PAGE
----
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Top teacher outspoken over cutbacks

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A former teacher of St Flannan’s College, crowned secondary school teacher of the year, has become a massive hit on the internet as she blasted the government’s education cutbacks and treatment of teachers in her acceptance speech.

Speaking to The Clare Champion, Evelyn O’Connor explained the frustration behind her headline-hitting comments at the awards saying teachers are “afraid” to speak out.
She emphasised that she loves teaching and believes teachers can make a difference to pupils’ lives. “There is a perception out there that teaching is a relativity straight forward thing, you get a permanent job for life after your trained, but that is so not the case. 27% of teachers in secondary schools are on temporary contracts, which is a huge number. 50% of teachers under 30 are on contracts of less than a year.
“In the first two years of teaching in Ireland, 93% of qualified teachers are in short-term work. In most other European countries’ teachers can get stuck into a job but in Ireland, it can take eight to 10 years to get any kind of job security,” she said.
She insisted that instead of cutbacks, the government should look to the Finnish education model and invest in the country’s future.
“They invested in education when there was a recession and now they are the envy of the world. In Ireland, we have the potential to be that, we value education highly and we have one of the highest retention rates in the world. I believe that the policies the government are following will make things worse. As a parent, I am really concerned about the education system that my daughter will be entering in secondary school in ten years’ time. If we keep going the way we are going, secondary schools will be in crisis and by the time that happens, it will be too late. It’s now that we have the choice to do something.”
Ms O’Connor had worked in St Flannan’s where she had a permanent position but she moved back to her home county of Mayo where she now teaches English in Mount St Michael Secondary School in Claremorris and is not a permanent staff member.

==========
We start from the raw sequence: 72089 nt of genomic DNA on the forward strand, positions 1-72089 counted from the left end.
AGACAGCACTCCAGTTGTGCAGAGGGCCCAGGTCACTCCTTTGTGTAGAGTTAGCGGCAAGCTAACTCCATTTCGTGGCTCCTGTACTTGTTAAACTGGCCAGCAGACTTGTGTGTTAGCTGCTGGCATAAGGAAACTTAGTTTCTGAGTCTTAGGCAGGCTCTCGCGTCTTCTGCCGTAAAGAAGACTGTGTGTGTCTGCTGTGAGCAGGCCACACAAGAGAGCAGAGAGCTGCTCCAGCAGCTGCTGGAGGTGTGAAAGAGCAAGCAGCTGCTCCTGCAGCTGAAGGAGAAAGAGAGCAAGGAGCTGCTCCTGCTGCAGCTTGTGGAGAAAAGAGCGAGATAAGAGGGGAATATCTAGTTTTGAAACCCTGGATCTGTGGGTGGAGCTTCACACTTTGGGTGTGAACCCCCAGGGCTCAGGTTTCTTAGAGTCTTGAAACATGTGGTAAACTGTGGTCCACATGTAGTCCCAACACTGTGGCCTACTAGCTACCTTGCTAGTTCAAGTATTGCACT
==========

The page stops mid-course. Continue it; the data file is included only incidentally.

The mother of one hit out against the government in an emotional speech as she accepted her award for the secondary school teacher of the year.
In her speech, she described her award as “ironic” saying, “I have no idea if I’ll have a job in a year’s time”. And she raised fears that she and her family may have to consider emigrating to continue doing the job she loves.
Speaking at the awards she said, “The government want us and the public to believe that they haven’t cut the pupil teacher ratio but this is a carefully crafted illusion. They have taken away the allowance for career guidance teachers. They have taken away the hours that were granted to schools who run the Leaving Cert Vocational Programme.  They have abolished language support for non-nationals and reduced special needs hours or made them non-supernumary. They have introduced a redeployment system, which means that those who are already in the system can be moved around like pawns on a chess board and those of us who are non-permanent are non-existent.”
Ms O’Connor added, “Every time a teacher is redeployed, in most cases against their wishes, a non-permanent teacher loses their job. It seems that in our new low-cost education system, all teachers are equal but some are more equal than others.”
She urged “non-permanent teachers have to stop going quietly because our students and our schools are suffering”.
She said  the government see schools as “maths equations”. “If you have your quota of allocated teachers to pupils, then you just have to make it work somehow.”
She stated, “No-one in power seems in the slightest bit interested in encouraging, celebrating and recognising good teaching”.
She criticised measuring teaching effectiveness through exam results. “They’ve tried this in the UK and America and it has completely undermined teachers, students and education to the extent that most teachers leave the profession within three years. Measuring teacher effectiveness by exam results only aggravates the problem of ‘teaching to the test’ instead of offering students a real education and this is a problem that we are already all too familiar with in this country. What I’d really like for us to do as a country, though, is to have a different conversation. A positive conversation.”
“If we want teachers to be proud of, we need to make it a profession you would be proud to be a part of,” she concluded.

 

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